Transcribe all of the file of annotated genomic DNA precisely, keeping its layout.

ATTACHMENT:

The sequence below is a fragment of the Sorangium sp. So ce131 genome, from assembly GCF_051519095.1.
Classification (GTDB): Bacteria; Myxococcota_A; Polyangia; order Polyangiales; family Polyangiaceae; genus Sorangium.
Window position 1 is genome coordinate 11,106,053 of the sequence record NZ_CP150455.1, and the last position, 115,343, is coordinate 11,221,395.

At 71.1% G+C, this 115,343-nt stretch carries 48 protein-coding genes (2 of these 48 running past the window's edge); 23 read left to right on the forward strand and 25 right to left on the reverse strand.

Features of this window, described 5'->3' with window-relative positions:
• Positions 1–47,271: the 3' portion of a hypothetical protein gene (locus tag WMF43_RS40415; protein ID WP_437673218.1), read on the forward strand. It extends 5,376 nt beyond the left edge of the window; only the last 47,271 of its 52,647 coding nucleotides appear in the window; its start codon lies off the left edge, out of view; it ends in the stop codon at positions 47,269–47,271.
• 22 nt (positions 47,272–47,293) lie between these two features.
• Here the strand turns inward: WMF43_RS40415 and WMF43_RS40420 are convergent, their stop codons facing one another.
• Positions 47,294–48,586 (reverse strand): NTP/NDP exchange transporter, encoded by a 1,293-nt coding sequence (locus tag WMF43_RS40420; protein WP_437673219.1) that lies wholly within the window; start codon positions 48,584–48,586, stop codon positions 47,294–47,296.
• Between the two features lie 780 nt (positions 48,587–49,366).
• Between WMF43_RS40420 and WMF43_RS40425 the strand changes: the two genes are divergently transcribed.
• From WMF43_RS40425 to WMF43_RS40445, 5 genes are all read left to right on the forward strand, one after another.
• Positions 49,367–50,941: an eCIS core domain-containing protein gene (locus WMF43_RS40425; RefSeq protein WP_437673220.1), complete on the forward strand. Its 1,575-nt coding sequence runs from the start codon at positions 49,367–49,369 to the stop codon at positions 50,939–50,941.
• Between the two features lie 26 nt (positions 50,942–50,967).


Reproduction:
The sequence below is a fragment of the Sorangium sp. So ce131 genome, from assembly GCF_051519095.1.
Classification (GTDB): Bacteria; Myxococcota_A; Polyangia; order Polyangiales; family Polyangiaceae; genus Sorangium.
Window position 1 is genome coordinate 11,106,053 of the sequence record NZ_CP150455.1, and the last position, 115,343, is coordinate 11,221,395.

At 71.1% G+C, this 115,343-nt stretch carries 48 protein-coding genes (2 of these 48 running past the window's edge); 23 read left to right on the forward strand and 25 right to left on the reverse strand.

Features of this window, described 5'->3' with window-relative positions:
• Positions 1–47,271: the 3' portion of a hypothetical protein gene (locus tag WMF43_RS40415; protein ID WP_437673218.1), read on the forward strand. It extends 5,376 nt beyond the left edge of the window; only the last 47,271 of its 52,647 coding nucleotides appear in the window; its start codon lies off the left edge, out of view; it ends in the stop codon at positions 47,269–47,271.
• 22 nt (positions 47,272–47,293) lie between these two features.
• Here the strand turns inward: WMF43_RS40415 and WMF43_RS40420 are convergent, their stop codons facing one another.
• Positions 47,294–48,586 (reverse strand): NTP/NDP exchange transporter, encoded by a 1,293-nt coding sequence (locus tag WMF43_RS40420; protein WP_437673219.1) that lies wholly within the window; start codon positions 48,584–48,586, stop codon positions 47,294–47,296.
• Between the two features lie 780 nt (positions 48,587–49,366).
• Between WMF43_RS40420 and WMF43_RS40425 the strand changes: the two genes are divergently transcribed.
• From WMF43_RS40425 to WMF43_RS40445, 5 genes are all read left to right on the forward strand, one after another.
• Positions 49,367–50,941: an eCIS core domain-containing protein gene (locus WMF43_RS40425; RefSeq protein WP_437673220.1), complete on the forward strand. Its 1,575-nt coding sequence runs from the start codon at positions 49,367–49,369 to the stop codon at positions 50,939–50,941.
• Between the two features lie 26 nt (positions 50,942–50,967).